The parties settled the case on the day of argument before this Court of a dozen fully-briefed significant substantive and procedural motions in limine and motions to clarify. (See Dkt. No. 205.) The settlement came following two separate attempts to resolve this matter in 2009 and 2012 before Magistrate Judge Nita Stormes, and less than 30 days prior to the date the case was scheduled for a jury trial scheduled to last 2-3 weeks.

Accordingly, the extent of discovery and stage of the proceedings weigh in favor of preliminary approval.

C. EXPERIENCE OF CLASS COUNSEL

Class Counsel have experience prosecuting class actions relating to employment claims, and lead Class Counsel, C. Keith Greer, has handled complex litigation for over twenty years. Counsel on both sides believe this Settlement is fair and reasonable in light of the uncertainties of continued certification and litigation. (See Dkt. No. 207-2, Greer Decl. ¶ 11.) Accordingly, this factor weighs in favor of preliminary approval. See In re Ominvision Techs., Inc. , 559 F.Supp.2d 1036, 1043 (N.D. Cal. 2008) ("The recommendations of plaintiffs' counsel should be given a presumption of reasonableness." (internal quotations omitted); Ellis v. Naval Air Rework Facility , 87 F.R.D. 15, 18 (N.D. Cal 1980).

D. THE AMOUNT OFFERED IN SETTLEMENT

A settlement is not judged against only the amount that might have been recovered had the plaintiff prevailed at trial, nor must the settlement provide 100% of the damages sought to be fair and reasonable. Linney, 151 F.3d at 1242. There is a "range of reasonableness" in determining whether to approve settlements, "which recognizes the uncertainties of law and fact in any particular cause and the concomitant risks and costs necessarily inherent in taking any litigation to completion." Frank v. Eastman Kodak Co. , 228 F.R.D. 174, 186 (W.D.N.Y. 2005) (quoting Newman v. Stein , 464 F.2d 689, 693 (2d. Cir. 1972)). The adequacy of the amount recovered must be judged as "a yielding of absolutes.... Naturally, the agreement normally embodies a compromise; in exchange for the saving of cost and elimination of risk, the parties each give up something they might have won had they proceeded with litigation." Officers for Justice v. Civil Serv. Comm'n , 688 F.2d 615, 624 (9th Cir. 1982) (internal quotations omitted). "It is well-settled law that a cash settlement amounting to only a fraction of the potential recovery will not per se render the settlement inadequate or unfair." Id. at 628.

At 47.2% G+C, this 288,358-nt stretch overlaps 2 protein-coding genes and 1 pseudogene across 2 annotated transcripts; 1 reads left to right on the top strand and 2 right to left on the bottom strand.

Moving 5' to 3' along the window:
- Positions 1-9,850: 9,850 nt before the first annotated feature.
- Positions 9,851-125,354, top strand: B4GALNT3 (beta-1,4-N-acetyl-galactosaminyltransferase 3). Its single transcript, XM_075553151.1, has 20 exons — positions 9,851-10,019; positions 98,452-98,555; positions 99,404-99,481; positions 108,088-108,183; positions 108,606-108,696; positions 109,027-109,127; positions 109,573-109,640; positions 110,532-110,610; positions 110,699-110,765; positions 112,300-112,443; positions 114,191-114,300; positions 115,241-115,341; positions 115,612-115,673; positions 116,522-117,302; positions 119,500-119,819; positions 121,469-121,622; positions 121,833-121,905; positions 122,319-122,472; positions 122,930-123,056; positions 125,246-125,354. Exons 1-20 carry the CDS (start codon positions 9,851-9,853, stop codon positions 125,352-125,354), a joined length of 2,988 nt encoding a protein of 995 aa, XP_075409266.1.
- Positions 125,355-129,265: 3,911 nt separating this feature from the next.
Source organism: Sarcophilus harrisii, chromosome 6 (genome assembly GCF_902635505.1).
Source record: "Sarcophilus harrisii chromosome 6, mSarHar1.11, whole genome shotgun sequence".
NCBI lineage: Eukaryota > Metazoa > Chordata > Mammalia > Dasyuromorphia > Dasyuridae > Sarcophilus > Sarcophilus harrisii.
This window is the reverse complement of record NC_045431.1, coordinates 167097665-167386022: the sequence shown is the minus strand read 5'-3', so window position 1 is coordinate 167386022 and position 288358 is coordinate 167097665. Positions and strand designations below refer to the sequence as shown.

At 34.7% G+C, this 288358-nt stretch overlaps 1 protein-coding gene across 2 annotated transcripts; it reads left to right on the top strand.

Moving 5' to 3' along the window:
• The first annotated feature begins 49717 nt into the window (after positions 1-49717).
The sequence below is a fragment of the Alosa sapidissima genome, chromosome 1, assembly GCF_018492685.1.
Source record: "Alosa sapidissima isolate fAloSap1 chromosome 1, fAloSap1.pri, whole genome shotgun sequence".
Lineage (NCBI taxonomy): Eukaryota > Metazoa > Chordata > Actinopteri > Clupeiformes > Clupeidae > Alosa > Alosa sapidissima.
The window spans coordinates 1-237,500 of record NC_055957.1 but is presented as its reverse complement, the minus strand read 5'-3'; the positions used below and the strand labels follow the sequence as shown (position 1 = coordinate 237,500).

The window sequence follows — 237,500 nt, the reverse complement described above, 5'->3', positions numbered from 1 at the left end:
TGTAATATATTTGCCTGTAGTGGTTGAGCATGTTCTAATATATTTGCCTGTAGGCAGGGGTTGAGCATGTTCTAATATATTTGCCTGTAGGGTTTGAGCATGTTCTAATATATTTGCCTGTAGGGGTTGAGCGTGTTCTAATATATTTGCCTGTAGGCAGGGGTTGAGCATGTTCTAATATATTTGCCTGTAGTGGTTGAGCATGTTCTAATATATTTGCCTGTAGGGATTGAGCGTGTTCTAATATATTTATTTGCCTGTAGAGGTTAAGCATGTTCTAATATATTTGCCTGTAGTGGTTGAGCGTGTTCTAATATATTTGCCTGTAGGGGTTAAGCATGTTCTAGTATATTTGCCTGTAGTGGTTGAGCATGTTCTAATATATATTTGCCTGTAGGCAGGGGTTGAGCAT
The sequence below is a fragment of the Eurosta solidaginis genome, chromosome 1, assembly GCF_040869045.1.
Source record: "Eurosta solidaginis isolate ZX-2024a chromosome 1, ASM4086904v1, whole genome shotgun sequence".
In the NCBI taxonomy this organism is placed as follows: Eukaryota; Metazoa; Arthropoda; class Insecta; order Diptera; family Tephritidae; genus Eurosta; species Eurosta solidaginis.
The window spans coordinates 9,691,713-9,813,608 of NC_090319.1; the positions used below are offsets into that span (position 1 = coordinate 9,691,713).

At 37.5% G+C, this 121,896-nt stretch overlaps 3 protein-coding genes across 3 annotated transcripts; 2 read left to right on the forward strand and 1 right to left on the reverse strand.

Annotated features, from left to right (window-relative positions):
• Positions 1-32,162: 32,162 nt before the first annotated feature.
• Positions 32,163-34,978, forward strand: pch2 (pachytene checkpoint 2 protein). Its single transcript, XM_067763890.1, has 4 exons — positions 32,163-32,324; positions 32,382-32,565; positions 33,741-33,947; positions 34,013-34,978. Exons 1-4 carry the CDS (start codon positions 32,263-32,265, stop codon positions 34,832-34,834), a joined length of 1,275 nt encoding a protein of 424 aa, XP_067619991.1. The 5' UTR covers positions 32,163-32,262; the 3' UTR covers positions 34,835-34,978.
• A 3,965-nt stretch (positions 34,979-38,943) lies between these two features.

Here, Plaintiffs assert a claim for unreimbursed business expenses and a derivative unfair competition law claim. NCT has agreed to establish a Maximum Settlement Fund in the amount of three million, two-hundred thousand dollars ($3, 200, 000.00). A Net Settlement Fund will be made available to Class Members, after deductions are made for attorneys' fees (estimated at $800, 000.00), attorneys' costs (estimated at $50, 000.00), claims administration (estimated between $30, 000.00 and $40, 000.00), and service awards to the named Plaintiffs (estimated at $36, 000.00), if approved by the Court. According to Class Counsel, the Maximum Settlement Fund of $3.2 million, less the anticipated deductions is estimated to bring the Net Settlement Fund to $2.27 million. Class Members may file claims ...